Racing the debt clock, Congress is working on dual tracks while President Barack Obama appeals to the public in hopes of influencing a deal that talks have failed to produce so far.
“We have to ask everyone to play their part because we are all part of the same country,” Obama said Saturday, pushing a combination of spending cuts and tax increases that has met stiff resistance from Republicans. “We are all in this together.”
In his weekly radio and Internet address, Obama said the wealthiest must “pay their fair share.” He invoked budget deals negotiated by GOP President Ronald Reagan and Democratic House Speaker Tip O’Neill — which included a payroll tax increase — and Democratic President Bill Clinton and Republican Speaker Newt Gingrich.
“You sent us to Washington to do the tough things, the right things,” he said. “Not just for some of us, but for all of us.”
As a critical Aug. 2 deadline approached, the chances that Obama would get $4 trillion or even $2 trillion in deficit reduction on terms he preferred were quickly fading as Congress moved to take control of the debate. At a news conference Friday, Obama opened the door to a smaller package of deficit reductions without revenue increases.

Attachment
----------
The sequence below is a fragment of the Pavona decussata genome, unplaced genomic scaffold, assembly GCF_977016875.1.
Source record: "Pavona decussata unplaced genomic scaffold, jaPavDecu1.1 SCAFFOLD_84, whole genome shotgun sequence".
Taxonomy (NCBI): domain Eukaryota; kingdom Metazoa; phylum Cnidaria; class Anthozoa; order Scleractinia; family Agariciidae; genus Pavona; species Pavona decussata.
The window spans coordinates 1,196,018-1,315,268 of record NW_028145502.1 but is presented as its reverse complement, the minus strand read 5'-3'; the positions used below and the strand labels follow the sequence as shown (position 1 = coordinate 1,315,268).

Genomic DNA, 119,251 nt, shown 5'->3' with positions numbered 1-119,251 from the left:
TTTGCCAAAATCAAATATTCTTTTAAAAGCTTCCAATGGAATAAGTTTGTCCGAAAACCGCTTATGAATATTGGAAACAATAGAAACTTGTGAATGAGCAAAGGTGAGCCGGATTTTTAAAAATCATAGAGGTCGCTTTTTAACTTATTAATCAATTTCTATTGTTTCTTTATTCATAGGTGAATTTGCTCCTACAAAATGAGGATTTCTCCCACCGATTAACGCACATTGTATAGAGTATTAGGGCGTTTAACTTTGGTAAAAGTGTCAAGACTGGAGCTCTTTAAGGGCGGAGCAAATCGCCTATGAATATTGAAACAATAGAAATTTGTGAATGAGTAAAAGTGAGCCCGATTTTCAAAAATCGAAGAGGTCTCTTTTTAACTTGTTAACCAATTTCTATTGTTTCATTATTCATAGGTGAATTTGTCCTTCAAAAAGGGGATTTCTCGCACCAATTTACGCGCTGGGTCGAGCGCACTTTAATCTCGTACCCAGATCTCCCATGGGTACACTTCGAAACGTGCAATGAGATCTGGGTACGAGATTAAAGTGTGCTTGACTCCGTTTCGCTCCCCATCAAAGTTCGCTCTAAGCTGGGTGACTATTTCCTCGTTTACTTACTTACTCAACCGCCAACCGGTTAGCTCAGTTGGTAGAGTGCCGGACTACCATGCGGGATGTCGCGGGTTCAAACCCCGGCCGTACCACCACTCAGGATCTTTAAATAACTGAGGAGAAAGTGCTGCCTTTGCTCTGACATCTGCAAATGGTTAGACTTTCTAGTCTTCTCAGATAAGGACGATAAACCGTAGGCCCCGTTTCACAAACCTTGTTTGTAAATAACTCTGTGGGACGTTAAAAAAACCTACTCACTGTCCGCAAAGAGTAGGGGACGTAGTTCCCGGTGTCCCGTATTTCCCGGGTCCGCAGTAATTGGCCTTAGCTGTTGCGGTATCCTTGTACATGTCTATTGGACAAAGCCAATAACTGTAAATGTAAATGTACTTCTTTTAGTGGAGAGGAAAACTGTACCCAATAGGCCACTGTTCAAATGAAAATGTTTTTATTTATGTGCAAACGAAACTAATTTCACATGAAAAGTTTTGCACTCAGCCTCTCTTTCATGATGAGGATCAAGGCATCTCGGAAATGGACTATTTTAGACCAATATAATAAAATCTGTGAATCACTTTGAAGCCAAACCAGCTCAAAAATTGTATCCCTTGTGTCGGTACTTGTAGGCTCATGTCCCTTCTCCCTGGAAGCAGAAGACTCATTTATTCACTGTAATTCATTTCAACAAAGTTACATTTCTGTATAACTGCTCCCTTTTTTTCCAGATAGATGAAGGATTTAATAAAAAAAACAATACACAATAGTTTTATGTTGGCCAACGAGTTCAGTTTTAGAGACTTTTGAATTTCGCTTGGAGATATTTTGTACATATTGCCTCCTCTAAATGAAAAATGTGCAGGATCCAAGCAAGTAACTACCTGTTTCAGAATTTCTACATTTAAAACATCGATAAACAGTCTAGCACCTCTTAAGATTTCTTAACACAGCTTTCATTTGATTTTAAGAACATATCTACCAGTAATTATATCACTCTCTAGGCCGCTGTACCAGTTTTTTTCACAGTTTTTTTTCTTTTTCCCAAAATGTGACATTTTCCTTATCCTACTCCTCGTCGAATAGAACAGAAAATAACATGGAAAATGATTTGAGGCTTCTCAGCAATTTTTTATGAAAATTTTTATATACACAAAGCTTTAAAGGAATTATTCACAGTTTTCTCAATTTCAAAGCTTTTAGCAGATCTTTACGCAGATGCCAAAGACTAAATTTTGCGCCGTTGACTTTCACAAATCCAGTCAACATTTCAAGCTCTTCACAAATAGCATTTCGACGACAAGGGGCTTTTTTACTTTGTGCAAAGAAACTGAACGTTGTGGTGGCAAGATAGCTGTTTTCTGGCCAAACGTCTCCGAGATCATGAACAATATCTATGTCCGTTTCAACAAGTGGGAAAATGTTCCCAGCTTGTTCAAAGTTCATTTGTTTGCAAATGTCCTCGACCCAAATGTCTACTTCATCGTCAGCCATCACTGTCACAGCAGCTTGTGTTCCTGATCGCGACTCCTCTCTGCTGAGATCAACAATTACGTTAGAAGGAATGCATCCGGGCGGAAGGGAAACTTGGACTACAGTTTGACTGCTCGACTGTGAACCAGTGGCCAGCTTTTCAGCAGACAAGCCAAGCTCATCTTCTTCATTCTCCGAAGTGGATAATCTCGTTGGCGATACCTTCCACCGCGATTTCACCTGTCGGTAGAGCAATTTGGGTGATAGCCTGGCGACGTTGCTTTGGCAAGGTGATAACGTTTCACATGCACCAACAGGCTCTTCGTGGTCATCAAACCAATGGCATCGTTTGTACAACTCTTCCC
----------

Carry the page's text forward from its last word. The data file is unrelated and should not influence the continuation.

Obama’s communications director, Dan Pfeiffer, said Saturday the president, Vice President Joe Biden and White House aides were discussing “various options” with congressional leaders and House and Senate aides from both parties.
The White House held out the possibility of arranging a meeting with the leaders today.
House Republicans prepared to vote this coming week on allowing an increase in the government’s borrowing limit through 2012 as long as Congress approved a balanced-budget constitutional amendment, which is highly unlikely.
In the Senate, the Republican and Democratic leaders worked on a bipartisan plan that would allow Obama to raise the debt limit without a prior vote by lawmakers. The talks focused on how to address long-term deficit reduction in the proposal in hopes of satisfying House Republicans.
A weekend deadline that the president gave congressional leaders to choose one of three deficit reduction options became a moot point after House and Senate leaders made it clear to the White House on Friday that they were moving ahead with their own plans.